Galway joins Hawai’i Symphony for two concerts
BY STEVEN MARK / email@example.com
FLUTE legend Sir James Galway, “The Man with the Golden Flute,” returns to the islands to perform with the Hawai’i Symphony Orchestra this weekend, and at age 73 he’s still going strong.
HAWAI’I SYMPHONY ORCHESTRA
Featuring guest soloist Sir James Galway and guest conductor JoAnn Falletta
» Where: Blaisdell Concert Hall, 777 Ward Ave.
He’s been celebrating the 35th anniversary of his first U.S. tour with a series of concerts on the mainland, earning praise for the “luscious tone” and “long legato lines” that the Washington Post admired recently.
Performing with the Irish Chamber Orchestra, the concerts come full circle from that first tour, which still carries warm memories for him.
“I gave a spectacular in the Hollywood Bowl and then came straight to New York and played there,” said Galway, 73, in a phone call from Newport News, Va. “The orchestra back then, it was completely Irish except for one guy, who was French, but I think he had a French passport and he lived all his life and died in Ireland.”
Ireland is where Galway grew up loving the flute, listening to family members play and playing himself constantly at a young age. But he rejected the description of his dedication as “relentless,” preferring instead a more playful characterization.
“I was trying to get it right, and I used different steps,” he said. “The first step was a simple little tune, and the next step was a simple little tune with an F-sharp in it, and the next step had a C-sharp in it, in the key of D. I just kept doing these things until I could do really spectacular things. … I was really fascinated with it.”
Even though his career skyrocketed, he described that casually, too. “I got a scholarship to study at the Royal College of Music until something turned up, and this is what turned up,” he said.
WHAT TURNED UP, in fact, is a career worthy of the knighthood bestowed upon him in 2001. Galway is the first wind musician to receive that honor.
He performed with the top orchestras in Great Britain, from the London Symphony Orchestra to the Royal Covent Garden Opera, then went on to play with the Berlin Philharmonic under the great Herbert von Karajan, who begrudgingly watched him strike out on a successful solo career.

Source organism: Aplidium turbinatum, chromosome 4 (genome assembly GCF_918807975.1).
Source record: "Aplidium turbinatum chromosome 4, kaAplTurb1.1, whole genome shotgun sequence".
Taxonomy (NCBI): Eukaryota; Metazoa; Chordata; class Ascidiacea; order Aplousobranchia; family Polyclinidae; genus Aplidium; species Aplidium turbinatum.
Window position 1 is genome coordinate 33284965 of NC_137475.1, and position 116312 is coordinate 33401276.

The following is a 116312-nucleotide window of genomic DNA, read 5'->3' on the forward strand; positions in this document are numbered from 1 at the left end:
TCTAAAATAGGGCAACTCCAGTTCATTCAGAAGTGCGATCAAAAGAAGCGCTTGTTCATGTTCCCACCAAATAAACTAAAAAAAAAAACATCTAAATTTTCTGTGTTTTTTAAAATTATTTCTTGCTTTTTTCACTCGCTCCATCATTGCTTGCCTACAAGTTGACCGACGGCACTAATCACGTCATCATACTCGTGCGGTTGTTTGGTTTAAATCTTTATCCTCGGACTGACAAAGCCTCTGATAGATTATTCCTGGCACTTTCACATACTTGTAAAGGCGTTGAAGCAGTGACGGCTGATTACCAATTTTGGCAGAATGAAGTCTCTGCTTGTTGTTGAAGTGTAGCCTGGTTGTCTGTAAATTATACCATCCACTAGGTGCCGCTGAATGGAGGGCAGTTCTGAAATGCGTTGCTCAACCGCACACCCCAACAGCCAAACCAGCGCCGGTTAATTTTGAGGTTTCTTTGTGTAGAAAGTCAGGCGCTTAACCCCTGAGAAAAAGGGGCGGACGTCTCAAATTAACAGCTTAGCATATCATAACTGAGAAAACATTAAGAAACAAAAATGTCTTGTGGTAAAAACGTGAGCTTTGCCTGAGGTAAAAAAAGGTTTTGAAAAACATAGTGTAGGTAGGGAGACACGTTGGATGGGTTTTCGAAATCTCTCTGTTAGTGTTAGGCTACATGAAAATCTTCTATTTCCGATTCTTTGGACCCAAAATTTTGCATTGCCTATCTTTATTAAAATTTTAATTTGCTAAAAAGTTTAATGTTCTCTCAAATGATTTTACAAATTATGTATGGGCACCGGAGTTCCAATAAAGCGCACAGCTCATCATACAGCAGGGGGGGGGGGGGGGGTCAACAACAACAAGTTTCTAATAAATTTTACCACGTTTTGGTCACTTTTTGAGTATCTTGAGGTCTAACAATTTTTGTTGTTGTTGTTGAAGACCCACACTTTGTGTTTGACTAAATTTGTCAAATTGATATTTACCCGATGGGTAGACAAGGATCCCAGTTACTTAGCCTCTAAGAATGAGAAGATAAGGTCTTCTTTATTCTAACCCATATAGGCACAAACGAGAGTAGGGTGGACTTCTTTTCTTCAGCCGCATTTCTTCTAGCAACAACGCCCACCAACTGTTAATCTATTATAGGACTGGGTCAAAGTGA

Galway said he found the experience uplifting and enlightening.
“You have these epiphanies all the time, and you realize there is a better way of doing this,” he said. “You sometimes get inspired in the moment, and you try this note shorter or longer, or with an accent. That especially happened when I left the orchestra and started to practice on my own, for my own things.”
His 100-plus recordings, with sales of more than 30 million, have run the gamut of musical possibility, from classical composers to pop music like his Grammy Award-winning “Wind Beneath My Wings” and the soundtrack to “The Lord of the Rings” films. He’s also collaborated with artists as varied as Pink Floyd and jazz singer Cleo Laine.
Galway’s latest project is a series of online videos on playing the flute, at firstflute.com. Set to debut in December, the first videos will cover some simple ideas that many flutists, even fairly advanced ones, bypass.
“When you see violin players play, they have a certain way to hold the violin, and they all do that,” he said. “You see flute players, the teacher shows them how to put it together, and then start to try to blow it, but they don’t tell them how to stand, how to get a good posture, how to get a good support. … When I see these kids waggling around, like they’ve got some kind of dance going on, and it’s the same dance for everything they play, well, that doesn’t add up, does it?”
Galway credited his technique, attributed to the French flutists like his teacher Marcel Moyse, with enabling him to play for all these decades with no health problems, whereas other flutists have come down with repetitive stress injuries.
IN HAWAII, Galway will play Mozart’s Flute Concerto No. 2 in D Major, one of the most popular pieces for flute.
“It’s a transcription of the oboe concerto,” Galway noted. “Mozart had an argument with the guy who commissioned it, so he transcribed it for flute, and he did a real good job of it. Real good arranger, Mozart.”
The concert also features Rimsky-Korsakov’s fanciful “Scheherazade” suite, a favorite among young audiences.
The work, inspired by the fable about the young sultana whose storytelling abilities save her life, was programmed to give symphony concertmaster Iggy Jang a chance to shine, but Jang said the work will show off other orchestral elements as well.
“The piece as a whole has some really magical moments,” he said. “It speaks volumes about the skills of Rimsky-Korsakov in his orchestration to attribute different colors and voices to whatever instruments he chooses.”